Primary Outcome Measures:
- Increase in BMI [ Time Frame: 12 months ] [ Designated as safety issue: No ]
Secondary Outcome Measures:
- Change in glucose and lipids [ Time Frame: 12 months ] [ Designated as safety issue: No ]
Introduction: Antipsychotics have been used for many years to treat serious mental illnesses like schizophrenia and bipolar illness (manic depression). These older drugs carry a higher risk of side effects like shaking, stiffness, restlessness or uncontrolled movements. They may occur when the drugs are first taken, or later, after years of use. Newer drugs called atypical antipsychotics (ATA's) are much less likely to cause these problems. Their lack of these side effects and greater safety have led doctors to use them for other diseases in both adults and younger patients. They have proved to be helpful in aggression, impulsiveness, anxiety and mood swings. Unfortunately, a number of other side effects, such as weight gain, increased rates of diabetes and increases in cholesterol have also been identified. While a lot of current research into these side effects has been done in adults, there have been few studies with younger patients. The research so far has been brief and involved small numbers. This is especially important in this young and potentially vulnerable group of patients.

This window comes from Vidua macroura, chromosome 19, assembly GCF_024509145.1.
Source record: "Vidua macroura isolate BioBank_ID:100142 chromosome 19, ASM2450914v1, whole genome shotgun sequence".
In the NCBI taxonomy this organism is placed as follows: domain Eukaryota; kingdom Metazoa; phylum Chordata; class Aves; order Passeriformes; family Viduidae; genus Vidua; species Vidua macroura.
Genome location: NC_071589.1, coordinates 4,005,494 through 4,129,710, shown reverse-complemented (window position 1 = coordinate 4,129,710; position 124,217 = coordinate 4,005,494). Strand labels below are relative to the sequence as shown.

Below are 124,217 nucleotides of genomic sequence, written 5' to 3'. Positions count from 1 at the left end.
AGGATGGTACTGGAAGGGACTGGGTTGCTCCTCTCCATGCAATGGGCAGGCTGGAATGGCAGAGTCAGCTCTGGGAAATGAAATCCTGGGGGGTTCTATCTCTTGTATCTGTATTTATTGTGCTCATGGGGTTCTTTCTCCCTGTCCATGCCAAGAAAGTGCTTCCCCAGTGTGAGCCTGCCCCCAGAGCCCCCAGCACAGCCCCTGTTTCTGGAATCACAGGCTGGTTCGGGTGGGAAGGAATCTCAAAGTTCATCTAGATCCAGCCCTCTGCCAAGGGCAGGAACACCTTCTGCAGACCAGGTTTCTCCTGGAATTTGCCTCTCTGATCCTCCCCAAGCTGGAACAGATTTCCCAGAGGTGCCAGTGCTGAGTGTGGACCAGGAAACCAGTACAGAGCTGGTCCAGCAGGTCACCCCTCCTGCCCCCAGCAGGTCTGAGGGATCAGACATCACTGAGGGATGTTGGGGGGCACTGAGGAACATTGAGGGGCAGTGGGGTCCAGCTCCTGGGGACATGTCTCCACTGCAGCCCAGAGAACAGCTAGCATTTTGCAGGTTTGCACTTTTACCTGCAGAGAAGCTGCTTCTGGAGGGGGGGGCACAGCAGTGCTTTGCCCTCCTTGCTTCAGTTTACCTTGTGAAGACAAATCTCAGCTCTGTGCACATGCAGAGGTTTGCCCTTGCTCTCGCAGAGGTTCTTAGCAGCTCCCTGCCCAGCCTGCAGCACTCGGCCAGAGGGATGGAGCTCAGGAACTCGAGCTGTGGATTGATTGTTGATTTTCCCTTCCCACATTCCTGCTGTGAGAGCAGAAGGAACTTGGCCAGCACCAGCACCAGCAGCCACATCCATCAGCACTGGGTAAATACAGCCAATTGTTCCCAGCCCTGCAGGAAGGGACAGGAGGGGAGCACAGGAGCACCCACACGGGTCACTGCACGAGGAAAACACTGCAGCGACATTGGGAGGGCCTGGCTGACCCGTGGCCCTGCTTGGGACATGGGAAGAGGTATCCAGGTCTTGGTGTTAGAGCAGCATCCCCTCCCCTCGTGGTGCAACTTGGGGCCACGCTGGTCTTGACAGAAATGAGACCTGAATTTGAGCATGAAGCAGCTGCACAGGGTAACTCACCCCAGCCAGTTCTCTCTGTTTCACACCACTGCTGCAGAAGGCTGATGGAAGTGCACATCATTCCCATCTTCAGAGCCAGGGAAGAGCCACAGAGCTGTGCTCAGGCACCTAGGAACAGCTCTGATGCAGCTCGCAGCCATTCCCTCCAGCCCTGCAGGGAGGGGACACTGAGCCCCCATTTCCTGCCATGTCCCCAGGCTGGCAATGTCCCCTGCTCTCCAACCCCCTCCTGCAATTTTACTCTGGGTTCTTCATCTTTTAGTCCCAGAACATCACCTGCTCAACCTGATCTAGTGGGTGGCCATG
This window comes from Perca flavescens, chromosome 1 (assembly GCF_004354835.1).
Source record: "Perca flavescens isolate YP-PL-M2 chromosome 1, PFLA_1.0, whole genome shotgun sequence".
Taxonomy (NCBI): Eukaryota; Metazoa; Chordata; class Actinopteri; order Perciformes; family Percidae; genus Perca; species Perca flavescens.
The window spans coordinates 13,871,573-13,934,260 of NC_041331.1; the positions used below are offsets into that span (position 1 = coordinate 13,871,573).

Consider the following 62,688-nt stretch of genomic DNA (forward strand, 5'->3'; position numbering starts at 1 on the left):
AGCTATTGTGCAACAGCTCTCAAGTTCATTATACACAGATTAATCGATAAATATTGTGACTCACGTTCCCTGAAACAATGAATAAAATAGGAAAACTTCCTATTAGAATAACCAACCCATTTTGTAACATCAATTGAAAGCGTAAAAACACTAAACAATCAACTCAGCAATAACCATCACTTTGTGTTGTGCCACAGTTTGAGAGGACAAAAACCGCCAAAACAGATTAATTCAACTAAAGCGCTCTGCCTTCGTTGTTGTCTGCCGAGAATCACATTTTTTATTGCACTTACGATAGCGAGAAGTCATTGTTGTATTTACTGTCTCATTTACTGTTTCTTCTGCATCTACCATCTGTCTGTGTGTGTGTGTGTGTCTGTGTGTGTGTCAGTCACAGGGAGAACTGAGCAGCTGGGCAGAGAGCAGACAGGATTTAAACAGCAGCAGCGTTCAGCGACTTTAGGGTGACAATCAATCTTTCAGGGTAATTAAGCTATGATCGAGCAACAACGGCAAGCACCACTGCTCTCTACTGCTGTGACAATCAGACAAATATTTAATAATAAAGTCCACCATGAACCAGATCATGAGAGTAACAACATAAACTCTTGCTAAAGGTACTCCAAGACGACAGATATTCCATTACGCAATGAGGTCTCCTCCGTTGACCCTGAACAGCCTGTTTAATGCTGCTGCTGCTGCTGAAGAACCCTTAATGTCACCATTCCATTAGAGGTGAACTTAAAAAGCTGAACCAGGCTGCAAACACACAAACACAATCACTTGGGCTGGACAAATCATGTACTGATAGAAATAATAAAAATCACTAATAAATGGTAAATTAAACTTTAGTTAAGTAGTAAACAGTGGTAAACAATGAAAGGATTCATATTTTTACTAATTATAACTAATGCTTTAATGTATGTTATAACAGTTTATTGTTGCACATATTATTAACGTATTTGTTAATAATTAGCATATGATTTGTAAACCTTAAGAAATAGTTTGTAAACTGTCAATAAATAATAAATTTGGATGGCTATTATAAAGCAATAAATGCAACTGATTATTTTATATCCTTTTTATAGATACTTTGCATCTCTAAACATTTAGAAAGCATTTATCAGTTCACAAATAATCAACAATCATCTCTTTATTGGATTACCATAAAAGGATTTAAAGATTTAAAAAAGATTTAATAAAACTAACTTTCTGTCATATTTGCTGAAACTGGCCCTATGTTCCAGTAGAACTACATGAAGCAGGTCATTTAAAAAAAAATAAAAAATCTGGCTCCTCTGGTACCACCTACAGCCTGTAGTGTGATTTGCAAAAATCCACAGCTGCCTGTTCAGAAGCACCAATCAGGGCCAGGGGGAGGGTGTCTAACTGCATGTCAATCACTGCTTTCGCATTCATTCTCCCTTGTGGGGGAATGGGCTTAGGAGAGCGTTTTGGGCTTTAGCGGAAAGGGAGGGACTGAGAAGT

Study Methods: This research will study children and teens aged 6 to 18 who are being treated with the newer drugs for the first time. If agreeable to the patients and their parents or guardians, their doctors will prescribe one of the newer drugs and will measure the effects, if any, on weight, blood sugar, cholesterol as well as the improvement in their condition. Weight, height, and blood work will be done before the drug is started, and 6 and 12 months after they have been on it, comparing the results with their original values. The doctor, the patient and the parent or guardian will rate the patients' condition at these times, as well, to evaluate their improvement.